For the sake of species preservation, rare vulture egg must be brought from the Safari in Ramat Gan, Israel, to the Gamla Nature Preserve in the Golan Heights.

  Haim, a dreamer who has never been outside the zoo, is put in charge of this mission. Everything goes wrong when two scoundrels decide to steal the egg and add it to the dish they’re making for a reality cooking show. Thus begins the wild chase all around Israel to return the egg and the fledgling inside it to the distant north.

An adventure comedy suitable for the entire family with unique footage of animals and landscape: it focuses on important values such as honesty, helping those in need, friendship and protecting the environment.

“A Disappearance in Damascus: A Story of Friendship and Survival in the Shadow of War” by Deborah Campbell— Friendship, Courage and Terrorism

Campbell, Deborah. “A Disappearance in Damascus: A Story of Friendship and Survival in the Shadow of War”, Picador, 2017.

Friendship, Courage and Terrorism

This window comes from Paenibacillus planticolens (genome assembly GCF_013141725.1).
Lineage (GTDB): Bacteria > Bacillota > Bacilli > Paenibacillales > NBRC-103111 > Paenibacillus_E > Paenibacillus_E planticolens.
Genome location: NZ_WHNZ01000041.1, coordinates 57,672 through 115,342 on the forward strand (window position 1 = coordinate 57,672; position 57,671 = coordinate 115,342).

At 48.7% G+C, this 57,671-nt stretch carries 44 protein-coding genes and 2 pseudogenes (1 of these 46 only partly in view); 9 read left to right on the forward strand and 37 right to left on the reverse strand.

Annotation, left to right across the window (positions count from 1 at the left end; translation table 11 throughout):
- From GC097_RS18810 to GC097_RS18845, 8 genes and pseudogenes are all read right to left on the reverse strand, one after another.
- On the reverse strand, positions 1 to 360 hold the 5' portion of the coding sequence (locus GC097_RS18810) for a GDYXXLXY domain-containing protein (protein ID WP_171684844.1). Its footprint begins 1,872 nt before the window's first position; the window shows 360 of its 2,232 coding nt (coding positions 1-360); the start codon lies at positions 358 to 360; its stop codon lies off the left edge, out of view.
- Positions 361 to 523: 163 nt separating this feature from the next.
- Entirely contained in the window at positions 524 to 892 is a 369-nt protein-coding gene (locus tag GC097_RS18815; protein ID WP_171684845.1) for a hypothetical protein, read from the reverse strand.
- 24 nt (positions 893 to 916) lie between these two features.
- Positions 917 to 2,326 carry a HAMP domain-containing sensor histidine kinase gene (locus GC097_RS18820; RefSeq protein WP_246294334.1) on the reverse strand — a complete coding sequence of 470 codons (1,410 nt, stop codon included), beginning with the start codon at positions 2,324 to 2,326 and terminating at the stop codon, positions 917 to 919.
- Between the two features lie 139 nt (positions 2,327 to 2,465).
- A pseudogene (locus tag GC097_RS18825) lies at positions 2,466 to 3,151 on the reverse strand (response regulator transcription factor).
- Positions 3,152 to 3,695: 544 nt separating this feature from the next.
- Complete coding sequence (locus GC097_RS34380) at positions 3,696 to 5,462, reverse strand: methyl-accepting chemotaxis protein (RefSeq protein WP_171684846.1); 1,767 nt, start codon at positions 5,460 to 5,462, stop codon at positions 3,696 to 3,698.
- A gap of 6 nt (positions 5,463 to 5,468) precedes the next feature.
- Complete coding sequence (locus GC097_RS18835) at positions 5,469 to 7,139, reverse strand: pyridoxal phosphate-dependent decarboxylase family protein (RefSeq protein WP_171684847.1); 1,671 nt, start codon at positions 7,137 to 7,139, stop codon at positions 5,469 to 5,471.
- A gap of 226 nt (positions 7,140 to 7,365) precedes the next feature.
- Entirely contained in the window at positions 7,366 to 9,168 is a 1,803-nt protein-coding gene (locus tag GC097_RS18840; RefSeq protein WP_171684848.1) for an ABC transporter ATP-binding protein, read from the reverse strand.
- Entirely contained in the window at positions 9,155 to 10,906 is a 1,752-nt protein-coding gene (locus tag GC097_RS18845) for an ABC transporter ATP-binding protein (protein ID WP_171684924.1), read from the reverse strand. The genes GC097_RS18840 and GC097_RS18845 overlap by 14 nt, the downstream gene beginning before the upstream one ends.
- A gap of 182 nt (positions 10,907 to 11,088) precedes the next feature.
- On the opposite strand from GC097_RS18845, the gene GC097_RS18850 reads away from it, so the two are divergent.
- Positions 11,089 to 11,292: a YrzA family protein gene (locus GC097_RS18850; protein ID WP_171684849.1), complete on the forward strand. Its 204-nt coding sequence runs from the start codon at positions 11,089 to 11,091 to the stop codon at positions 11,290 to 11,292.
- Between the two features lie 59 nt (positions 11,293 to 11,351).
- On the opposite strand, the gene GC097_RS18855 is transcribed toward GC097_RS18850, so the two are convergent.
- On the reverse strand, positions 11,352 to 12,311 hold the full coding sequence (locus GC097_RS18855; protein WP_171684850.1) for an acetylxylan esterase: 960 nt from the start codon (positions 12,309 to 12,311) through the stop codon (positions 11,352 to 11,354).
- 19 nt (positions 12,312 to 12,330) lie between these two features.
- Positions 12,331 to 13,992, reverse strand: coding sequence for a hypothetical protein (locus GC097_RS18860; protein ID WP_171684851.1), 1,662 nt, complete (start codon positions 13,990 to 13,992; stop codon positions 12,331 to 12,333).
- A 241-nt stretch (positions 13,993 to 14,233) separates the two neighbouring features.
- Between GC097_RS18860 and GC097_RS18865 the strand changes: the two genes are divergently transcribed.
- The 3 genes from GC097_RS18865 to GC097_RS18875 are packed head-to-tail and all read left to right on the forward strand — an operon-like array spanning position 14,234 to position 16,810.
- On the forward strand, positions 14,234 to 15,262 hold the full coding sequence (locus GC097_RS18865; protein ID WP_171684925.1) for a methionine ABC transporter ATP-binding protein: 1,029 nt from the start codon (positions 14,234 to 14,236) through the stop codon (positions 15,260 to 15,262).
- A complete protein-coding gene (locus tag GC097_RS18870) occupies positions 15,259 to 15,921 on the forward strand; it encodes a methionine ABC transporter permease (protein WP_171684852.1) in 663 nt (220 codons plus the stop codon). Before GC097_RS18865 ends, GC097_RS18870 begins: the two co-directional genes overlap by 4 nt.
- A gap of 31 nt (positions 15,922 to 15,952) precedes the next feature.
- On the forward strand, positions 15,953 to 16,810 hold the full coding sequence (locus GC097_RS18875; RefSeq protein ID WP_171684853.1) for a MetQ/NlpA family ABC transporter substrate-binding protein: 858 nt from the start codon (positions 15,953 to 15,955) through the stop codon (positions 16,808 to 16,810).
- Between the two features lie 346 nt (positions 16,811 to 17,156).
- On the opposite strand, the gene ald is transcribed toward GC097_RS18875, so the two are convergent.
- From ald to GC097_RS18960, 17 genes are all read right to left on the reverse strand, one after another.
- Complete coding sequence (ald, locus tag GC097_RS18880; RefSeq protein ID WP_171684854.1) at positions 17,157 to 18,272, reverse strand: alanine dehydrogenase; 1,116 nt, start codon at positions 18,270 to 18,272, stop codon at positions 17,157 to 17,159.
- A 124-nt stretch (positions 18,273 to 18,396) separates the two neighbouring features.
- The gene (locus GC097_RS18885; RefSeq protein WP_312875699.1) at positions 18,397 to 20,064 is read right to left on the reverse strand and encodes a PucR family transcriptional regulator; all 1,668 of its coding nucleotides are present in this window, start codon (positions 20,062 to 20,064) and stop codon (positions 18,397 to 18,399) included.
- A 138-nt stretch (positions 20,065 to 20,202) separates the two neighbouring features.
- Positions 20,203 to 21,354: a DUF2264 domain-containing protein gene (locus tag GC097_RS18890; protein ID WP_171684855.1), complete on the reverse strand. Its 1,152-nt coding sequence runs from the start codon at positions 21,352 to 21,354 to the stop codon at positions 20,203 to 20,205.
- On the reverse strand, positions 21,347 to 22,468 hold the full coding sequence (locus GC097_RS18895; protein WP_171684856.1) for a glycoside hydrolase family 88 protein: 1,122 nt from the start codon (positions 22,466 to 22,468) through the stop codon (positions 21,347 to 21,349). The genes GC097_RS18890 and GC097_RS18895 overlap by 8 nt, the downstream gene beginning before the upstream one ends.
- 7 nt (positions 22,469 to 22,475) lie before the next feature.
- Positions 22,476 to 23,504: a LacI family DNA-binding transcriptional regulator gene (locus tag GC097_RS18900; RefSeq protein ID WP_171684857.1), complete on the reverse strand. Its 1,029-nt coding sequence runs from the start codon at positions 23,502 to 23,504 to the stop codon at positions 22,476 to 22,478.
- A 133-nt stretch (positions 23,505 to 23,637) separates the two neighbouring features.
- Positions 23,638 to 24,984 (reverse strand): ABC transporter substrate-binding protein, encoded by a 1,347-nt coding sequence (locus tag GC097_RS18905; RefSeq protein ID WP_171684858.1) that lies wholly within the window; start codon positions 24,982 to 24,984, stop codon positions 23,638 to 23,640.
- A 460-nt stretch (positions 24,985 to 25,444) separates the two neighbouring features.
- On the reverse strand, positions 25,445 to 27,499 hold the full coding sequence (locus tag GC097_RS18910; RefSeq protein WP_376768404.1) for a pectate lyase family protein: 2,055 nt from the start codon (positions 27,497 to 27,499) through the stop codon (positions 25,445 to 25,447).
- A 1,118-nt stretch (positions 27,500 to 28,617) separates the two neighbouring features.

Amos Lassen

 As an international crisis begins, journalist Deborah Campbell is swept up in the mysterious disappearance of Ahlam, her guide, “fixer,” and friend. This is her personal account of her journey to rescue her, and the triumph of friendship and courage over terrorism.

Our story begins in 2007 when Campbell traveled undercover to Damascus to report on the exodus of Iraqis into Syria that followed the overthrow of Saddam Hussein. It was then that she met and hired Ahlam, a refugee working as a “fixer” (providing Western media with trustworthy information and contacts to help get the news out). Ahlam had fled her home in Iraq after being kidnapped while running a humanitarian centre. She supported her husband and two children through her work with foreign journalists and was setting up a makeshift school for displaced girls. She became an unofficial leader of the refugee community in Damascus and inspired Campbell by her determination to create something good while dealing with so much suffering. Ahlam soon became her friend as well as her guide. One morning Ahlam was seized from her home in front of Campbell’s eyes. Campbell was haunted by the prospect that their work together led to her friend’s arrest so she spent the months that followed trying to find her while fearing what could come next.

This is the compelling story of two women caught up in the politics behind today’s Syrian conflict. We become privy to the horror and destruction of a family and their exile to this country because of ignorant American foreign policy.

This is one story of millions of civilians whose lives are forever destroyed or deeply scarred by warfare. We read of the aftermath of the Iraqi invasion and its effect on the civilian population.